During the fall of my senior year in college, I decided that I wanted to try something different. I wanted to connect with a world outside of one that I had become so attached to. I wasn’t sure how I was going to do it, but I was determined to get out of the United States and experience the most fascinating corners of the world (for free). After tons of research, thousands of questions, hundreds of back and forth emails and a few interviews later, I became a Luce Scholar.
Mission accomplished. I was moving to India.
Graduation was fast approaching and I had an entire apartment full of stuff. A few ideas crossed my mind, but none made more sense than selling everything. I began to go through my things and sorted through what I wanted to keep and what I wanted to give away or sell. The premise was simple: The sale, hosted at my apartment, was an as-is-sale. We didn’t move anything, we just put price tags on everything. I took a deep breath and let go. It wasn’t easy, but it was best.
How did I do it? I just did it. We’ve been taught to accumulate and hoard things that we can never transfer from this life. I reassured myself that it would be an opportunity to rebuild my wardrobe with different things from around the world.
Now that I’ve shared my story, I want to help you create your own. Below are a few steps to begin your journey.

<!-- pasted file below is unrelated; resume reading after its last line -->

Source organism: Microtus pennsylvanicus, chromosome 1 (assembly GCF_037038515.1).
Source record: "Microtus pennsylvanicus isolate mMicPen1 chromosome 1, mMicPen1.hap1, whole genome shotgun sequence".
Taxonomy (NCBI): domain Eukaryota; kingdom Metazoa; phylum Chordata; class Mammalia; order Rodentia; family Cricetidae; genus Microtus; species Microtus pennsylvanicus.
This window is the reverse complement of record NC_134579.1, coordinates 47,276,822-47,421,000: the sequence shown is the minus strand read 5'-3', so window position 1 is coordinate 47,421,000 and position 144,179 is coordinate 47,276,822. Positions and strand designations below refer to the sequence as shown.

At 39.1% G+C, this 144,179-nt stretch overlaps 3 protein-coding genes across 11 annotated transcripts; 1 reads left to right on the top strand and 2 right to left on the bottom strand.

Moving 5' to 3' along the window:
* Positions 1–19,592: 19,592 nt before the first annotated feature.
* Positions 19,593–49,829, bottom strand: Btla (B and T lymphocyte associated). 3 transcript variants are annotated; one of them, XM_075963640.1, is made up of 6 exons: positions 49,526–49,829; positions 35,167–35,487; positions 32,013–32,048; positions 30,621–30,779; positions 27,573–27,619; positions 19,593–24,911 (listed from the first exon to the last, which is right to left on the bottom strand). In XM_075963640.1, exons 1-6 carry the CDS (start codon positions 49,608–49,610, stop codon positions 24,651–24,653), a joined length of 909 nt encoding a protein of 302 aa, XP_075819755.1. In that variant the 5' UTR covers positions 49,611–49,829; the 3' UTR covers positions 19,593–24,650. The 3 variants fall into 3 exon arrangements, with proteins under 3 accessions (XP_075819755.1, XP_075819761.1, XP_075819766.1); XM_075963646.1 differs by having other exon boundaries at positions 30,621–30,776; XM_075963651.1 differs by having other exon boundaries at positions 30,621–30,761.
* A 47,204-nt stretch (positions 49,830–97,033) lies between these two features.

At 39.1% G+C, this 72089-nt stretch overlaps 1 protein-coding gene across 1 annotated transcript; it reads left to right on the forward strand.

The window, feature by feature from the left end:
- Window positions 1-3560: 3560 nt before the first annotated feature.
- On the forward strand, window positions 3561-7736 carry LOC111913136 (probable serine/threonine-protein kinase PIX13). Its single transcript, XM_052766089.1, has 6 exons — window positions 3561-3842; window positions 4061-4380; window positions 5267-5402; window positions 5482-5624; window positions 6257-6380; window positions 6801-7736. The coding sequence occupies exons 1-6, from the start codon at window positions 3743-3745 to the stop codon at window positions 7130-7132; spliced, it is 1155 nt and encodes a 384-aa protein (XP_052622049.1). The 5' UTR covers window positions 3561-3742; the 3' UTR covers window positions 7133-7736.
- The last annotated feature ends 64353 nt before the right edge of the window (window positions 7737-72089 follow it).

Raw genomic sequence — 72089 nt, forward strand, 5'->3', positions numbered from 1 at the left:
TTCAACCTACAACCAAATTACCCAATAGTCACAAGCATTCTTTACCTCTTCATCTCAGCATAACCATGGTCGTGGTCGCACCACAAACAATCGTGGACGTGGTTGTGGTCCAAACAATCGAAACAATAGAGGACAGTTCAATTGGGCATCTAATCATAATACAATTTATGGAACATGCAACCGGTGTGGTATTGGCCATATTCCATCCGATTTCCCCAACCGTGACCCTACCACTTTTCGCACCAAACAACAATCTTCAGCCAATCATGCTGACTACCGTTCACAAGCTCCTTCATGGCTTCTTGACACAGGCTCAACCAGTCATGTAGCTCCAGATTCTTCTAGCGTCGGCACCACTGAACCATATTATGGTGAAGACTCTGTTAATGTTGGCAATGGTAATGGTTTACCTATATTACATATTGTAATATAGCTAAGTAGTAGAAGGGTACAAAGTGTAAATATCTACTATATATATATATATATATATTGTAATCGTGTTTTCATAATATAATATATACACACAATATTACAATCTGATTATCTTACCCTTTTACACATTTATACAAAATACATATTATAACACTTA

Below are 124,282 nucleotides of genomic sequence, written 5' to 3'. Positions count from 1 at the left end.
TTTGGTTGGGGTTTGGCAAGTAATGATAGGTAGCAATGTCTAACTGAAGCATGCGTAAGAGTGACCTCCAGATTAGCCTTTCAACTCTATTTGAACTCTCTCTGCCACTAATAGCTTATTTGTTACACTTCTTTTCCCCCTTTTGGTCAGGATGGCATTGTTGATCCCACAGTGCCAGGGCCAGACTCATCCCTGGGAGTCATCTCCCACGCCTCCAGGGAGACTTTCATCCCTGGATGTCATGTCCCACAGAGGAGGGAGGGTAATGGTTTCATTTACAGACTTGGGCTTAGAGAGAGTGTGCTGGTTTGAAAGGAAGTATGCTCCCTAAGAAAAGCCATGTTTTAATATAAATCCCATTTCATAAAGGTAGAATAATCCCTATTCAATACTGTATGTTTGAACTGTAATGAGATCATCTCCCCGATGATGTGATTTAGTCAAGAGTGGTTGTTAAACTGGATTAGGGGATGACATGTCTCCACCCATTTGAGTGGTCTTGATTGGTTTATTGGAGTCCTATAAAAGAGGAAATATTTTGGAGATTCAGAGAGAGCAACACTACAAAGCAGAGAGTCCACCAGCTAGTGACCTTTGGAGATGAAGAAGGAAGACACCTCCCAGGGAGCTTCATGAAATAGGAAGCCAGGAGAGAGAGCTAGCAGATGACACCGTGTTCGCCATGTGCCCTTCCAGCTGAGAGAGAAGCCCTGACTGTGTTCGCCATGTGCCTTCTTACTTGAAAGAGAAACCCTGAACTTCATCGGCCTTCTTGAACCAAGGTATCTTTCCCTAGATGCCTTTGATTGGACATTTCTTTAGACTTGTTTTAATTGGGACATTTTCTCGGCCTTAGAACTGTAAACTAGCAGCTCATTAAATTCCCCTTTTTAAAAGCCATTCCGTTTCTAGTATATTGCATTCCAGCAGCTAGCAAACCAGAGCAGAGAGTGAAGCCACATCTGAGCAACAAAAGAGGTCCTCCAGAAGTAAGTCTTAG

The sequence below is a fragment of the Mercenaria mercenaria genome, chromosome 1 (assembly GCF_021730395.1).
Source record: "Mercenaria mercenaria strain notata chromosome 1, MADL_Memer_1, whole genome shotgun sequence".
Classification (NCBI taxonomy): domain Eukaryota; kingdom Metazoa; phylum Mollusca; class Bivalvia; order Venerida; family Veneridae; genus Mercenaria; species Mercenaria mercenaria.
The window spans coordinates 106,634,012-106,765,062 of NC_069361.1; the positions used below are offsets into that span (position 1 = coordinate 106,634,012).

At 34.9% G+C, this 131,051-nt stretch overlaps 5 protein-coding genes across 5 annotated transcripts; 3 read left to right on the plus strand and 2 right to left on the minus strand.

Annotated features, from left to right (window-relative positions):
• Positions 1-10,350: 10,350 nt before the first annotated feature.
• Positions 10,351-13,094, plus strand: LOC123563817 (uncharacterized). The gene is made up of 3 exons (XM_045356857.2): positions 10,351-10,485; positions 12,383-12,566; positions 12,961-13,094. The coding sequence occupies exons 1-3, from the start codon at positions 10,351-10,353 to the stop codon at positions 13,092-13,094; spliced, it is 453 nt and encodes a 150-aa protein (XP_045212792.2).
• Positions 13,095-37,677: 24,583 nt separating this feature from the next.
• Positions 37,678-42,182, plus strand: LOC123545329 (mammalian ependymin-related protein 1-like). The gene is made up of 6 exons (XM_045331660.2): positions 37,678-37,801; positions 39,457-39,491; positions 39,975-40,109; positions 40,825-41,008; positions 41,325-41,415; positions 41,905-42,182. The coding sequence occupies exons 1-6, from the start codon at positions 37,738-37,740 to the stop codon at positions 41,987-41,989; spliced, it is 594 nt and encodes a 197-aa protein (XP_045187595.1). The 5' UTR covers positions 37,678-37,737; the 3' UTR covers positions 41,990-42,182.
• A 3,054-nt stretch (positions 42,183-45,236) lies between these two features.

If you’re afraid of traveling alone:
Each journey is a deeply personal one; you grow by yourself and ultimately have to deal with aspects of your life that no one else may see. If the reason you don’t want to travel alone is because you’re afraid of experiencing life without your friends or significant other, you will miss out. There is no better feeling upon returning stateside than knowing that you conquered the world—solo.
If money is your problem:
Money will always be a problem. You’ll never have enough and you’ll always want a little more.
If you need to understand the importance of travel:
We travel because we want to learn & experience. Somewhere deep down, we want to feel the connection amidst the difference of culture, location, opinion and lifestyle. We want to know that we are still human and that we still cry, fear, laugh and hope the same.
If you are afraid of flying:
There is something exhilarating about knowing that a flight as little as 5 hours can take you to a place so different, you’d have to strain to recognize it. The fear of flying is very real, and while I’m terrified of flying, I’ve challenged myself to hop on a plane at least 3 times a month.
If you need to make career justifications:
Travel diversifies your experiences, it better positions you to work with (and be more accepting of) others, and makes you more creative.